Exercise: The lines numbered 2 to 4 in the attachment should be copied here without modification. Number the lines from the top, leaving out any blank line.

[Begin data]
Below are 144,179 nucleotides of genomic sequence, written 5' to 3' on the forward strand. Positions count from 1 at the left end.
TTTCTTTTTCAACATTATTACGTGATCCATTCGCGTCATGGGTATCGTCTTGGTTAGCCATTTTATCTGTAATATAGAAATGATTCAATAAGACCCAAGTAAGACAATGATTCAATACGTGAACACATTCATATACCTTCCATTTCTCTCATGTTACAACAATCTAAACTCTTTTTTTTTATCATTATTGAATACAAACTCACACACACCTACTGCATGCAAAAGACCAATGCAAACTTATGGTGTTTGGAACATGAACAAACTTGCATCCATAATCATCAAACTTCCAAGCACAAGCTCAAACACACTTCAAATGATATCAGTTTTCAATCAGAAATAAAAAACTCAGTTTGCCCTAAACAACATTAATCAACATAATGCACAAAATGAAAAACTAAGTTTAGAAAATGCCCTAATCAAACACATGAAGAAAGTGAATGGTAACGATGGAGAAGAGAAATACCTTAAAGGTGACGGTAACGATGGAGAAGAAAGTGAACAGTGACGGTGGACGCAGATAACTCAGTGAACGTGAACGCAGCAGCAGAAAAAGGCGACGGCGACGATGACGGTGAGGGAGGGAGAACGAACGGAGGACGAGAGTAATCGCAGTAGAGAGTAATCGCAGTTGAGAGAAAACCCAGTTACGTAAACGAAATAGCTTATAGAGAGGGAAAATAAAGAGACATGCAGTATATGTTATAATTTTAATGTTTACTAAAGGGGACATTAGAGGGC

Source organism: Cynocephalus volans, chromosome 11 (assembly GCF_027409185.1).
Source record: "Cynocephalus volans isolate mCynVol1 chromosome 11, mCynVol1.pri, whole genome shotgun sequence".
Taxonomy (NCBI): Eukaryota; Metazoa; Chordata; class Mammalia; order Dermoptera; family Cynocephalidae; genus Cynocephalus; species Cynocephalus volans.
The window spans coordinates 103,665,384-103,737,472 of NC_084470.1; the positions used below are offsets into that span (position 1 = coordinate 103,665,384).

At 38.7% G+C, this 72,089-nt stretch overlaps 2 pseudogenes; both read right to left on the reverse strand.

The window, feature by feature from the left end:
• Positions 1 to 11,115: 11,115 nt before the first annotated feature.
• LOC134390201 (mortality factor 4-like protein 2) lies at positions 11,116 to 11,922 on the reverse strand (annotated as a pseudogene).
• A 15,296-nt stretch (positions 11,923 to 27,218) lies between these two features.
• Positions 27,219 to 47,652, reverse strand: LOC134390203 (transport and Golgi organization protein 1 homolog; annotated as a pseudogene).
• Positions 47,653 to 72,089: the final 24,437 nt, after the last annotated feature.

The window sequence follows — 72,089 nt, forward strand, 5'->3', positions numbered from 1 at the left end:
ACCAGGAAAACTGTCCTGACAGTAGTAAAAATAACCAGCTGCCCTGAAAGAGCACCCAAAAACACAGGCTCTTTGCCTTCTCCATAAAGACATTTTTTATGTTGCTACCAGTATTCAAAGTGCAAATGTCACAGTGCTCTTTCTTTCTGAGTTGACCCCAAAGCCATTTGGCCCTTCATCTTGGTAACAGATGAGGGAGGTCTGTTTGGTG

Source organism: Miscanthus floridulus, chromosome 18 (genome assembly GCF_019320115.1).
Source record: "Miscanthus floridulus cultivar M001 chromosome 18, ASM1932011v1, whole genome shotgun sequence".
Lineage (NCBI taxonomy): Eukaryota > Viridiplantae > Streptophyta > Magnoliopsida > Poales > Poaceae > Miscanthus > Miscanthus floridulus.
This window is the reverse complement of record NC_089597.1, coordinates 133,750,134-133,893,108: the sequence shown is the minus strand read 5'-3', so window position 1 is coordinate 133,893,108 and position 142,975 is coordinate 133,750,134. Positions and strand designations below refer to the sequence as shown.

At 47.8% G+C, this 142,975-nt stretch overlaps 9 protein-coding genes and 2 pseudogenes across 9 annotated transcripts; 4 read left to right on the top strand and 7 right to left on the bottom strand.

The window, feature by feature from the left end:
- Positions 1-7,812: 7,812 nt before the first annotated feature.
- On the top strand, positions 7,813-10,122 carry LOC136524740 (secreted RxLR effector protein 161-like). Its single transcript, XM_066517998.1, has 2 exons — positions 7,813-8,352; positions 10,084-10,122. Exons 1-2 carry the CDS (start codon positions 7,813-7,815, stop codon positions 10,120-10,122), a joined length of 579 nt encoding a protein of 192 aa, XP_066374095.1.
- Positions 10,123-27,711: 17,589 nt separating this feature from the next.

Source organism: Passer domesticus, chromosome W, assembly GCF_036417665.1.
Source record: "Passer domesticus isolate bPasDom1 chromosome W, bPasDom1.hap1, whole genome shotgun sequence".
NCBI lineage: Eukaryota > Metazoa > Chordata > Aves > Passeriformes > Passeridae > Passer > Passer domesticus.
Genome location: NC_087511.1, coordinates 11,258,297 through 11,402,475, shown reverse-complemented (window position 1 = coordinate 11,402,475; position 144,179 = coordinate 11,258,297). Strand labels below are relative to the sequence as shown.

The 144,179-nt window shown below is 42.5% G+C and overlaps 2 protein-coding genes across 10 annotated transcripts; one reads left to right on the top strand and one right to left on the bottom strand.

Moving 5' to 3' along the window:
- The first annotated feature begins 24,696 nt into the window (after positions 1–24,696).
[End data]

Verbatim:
TTTCTTTTTCAACATTATTACGTGATCCATTCGCGTCATGGGTATCGTCTTGGTTAGCCATTTTATCTGTAATATAGAAATGATTCAATAAGACCCAAGTAAGACAATGATTCAATACGTGAACACATTCATATACCTTCCATTTCTCTCATGTTACAACAATCTAAACTCTTTTTTTTTATCATTATTGAATACAAACTCACACACACCTACTGCATGCAAAAGACCAATGCAAACTTATGGTGTTTGGAACATGAACAAACTTGCATCCATAATCATCAAACTTCCAAGCACAAGCTCAAACACACTTCAAATGATATCAGTTTTCAATCAGAAATAAAAAACTCAGTTTGCCCTAAACAACATTAATCAACATAATGCACAAAATGAAAAACTAAGTTTAGAAAATGCCCTAATCAAACACATGAAGAAAGTGAATGGTAACGATGGAGAAGAGAAATACCTTAAAGGTGACGGTAACGATGGAGAAGAAAGTGAACAGTGACGGTGGACGCAGATAACTCAGTGAACGTGAACGCAGCAGCAGAAAAAGGCGACGGCGACGATGACGGTGAGGGAGGGAGAACGAACGGAGGACGAGAGTAATCGCAGTAGAGAGTAATCGCAGTTGAGAGAAAACCCAGTTACGTAAACGAAATAGCTTATAGAGAGGGAAAATAAAGAGACATGCAGTATATGTTATAATTTTAATGTTTACTAAAGGGGACATTAGAGGGC

Source organism: Cynocephalus volans, chromosome 11 (assembly GCF_027409185.1).
Source record: "Cynocephalus volans isolate mCynVol1 chromosome 11, mCynVol1.pri, whole genome shotgun sequence".